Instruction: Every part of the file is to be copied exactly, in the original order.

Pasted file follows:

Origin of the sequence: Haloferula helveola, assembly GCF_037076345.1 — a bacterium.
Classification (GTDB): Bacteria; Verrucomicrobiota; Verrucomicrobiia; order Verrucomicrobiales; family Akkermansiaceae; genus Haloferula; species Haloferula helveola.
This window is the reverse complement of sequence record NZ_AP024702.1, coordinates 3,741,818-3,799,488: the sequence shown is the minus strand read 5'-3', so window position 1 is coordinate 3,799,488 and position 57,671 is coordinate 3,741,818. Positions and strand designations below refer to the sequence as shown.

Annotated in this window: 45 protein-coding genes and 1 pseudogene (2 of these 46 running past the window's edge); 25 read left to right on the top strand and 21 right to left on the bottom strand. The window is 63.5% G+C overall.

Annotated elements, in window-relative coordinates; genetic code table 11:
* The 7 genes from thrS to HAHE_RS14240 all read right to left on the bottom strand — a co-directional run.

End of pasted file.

Origin of the sequence: Haloferula helveola, assembly GCF_037076345.1 — a bacterium.
Classification (GTDB): Bacteria; Verrucomicrobiota; Verrucomicrobiia; order Verrucomicrobiales; family Akkermansiaceae; genus Haloferula; species Haloferula helveola.
This window is the reverse complement of sequence record NZ_AP024702.1, coordinates 3,741,818-3,799,488: the sequence shown is the minus strand read 5'-3', so window position 1 is coordinate 3,799,488 and position 57,671 is coordinate 3,741,818. Positions and strand designations below refer to the sequence as shown.

Annotated in this window: 45 protein-coding genes and 1 pseudogene (2 of these 46 running past the window's edge); 25 read left to right on the top strand and 21 right to left on the bottom strand. The window is 63.5% G+C overall.

Annotated elements, in window-relative coordinates; genetic code table 11:
* The 7 genes from thrS to HAHE_RS14240 all read right to left on the bottom strand — a co-directional run.